Alison is a cultural historian of the United States with particular interests in the history of natural history, anthropology, paleontology, and the politics of display. Her dissertation research, which sits at the intersection of cultural history, material culture studies, and the animal turn, examines how megafauna fossils unearthed in the 19th and 20th centuries were transformed from natural resources into artifacts of cultural heritage. By interrogating paleontological field notes, museum exhibitions, legislative action, popular fiction, and press reports, she demonstrates that the young United States, while literally expanding across the North American continent and overseas, was simultaneously annexing deep time and incorporating the creatures of prehistory into a usable past. A close reading of these "American" fossils yields insight as to how certain Americans imagined and articulated a national past.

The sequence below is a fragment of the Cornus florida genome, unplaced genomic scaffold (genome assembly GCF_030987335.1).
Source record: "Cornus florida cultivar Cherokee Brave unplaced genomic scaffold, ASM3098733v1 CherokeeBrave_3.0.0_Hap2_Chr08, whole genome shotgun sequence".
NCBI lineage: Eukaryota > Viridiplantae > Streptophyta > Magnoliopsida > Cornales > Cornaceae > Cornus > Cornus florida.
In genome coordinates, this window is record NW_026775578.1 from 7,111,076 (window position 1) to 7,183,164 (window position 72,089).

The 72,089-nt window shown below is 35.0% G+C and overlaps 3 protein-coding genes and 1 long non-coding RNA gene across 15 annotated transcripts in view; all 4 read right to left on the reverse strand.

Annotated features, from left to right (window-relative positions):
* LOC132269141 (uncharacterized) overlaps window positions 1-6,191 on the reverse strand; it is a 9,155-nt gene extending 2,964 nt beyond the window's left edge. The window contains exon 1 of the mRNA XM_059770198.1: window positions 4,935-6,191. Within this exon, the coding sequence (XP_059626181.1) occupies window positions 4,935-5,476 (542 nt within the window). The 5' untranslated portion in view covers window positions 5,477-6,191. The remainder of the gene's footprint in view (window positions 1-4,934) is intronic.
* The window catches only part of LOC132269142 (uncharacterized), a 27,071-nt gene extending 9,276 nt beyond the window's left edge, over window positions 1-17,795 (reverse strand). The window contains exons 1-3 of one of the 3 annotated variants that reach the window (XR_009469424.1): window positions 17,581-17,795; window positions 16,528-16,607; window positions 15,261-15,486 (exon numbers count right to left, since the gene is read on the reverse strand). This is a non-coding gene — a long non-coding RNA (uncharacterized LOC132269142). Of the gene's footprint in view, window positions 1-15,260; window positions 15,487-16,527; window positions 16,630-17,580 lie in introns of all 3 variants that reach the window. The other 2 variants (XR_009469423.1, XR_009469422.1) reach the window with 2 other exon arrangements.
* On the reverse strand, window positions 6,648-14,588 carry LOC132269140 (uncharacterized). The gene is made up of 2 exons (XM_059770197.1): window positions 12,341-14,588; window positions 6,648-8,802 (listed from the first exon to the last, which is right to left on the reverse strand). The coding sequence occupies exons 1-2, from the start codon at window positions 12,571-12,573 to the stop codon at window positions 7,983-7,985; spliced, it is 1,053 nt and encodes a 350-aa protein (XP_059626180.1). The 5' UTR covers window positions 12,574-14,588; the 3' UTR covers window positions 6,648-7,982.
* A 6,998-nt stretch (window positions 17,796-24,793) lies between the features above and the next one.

Alison received her B.A. in Classics from Brown University and her M.A. in History from the University of New Orleans.
animals on display; cultures of collecting; natural history; museums; material culture; American history; cultural history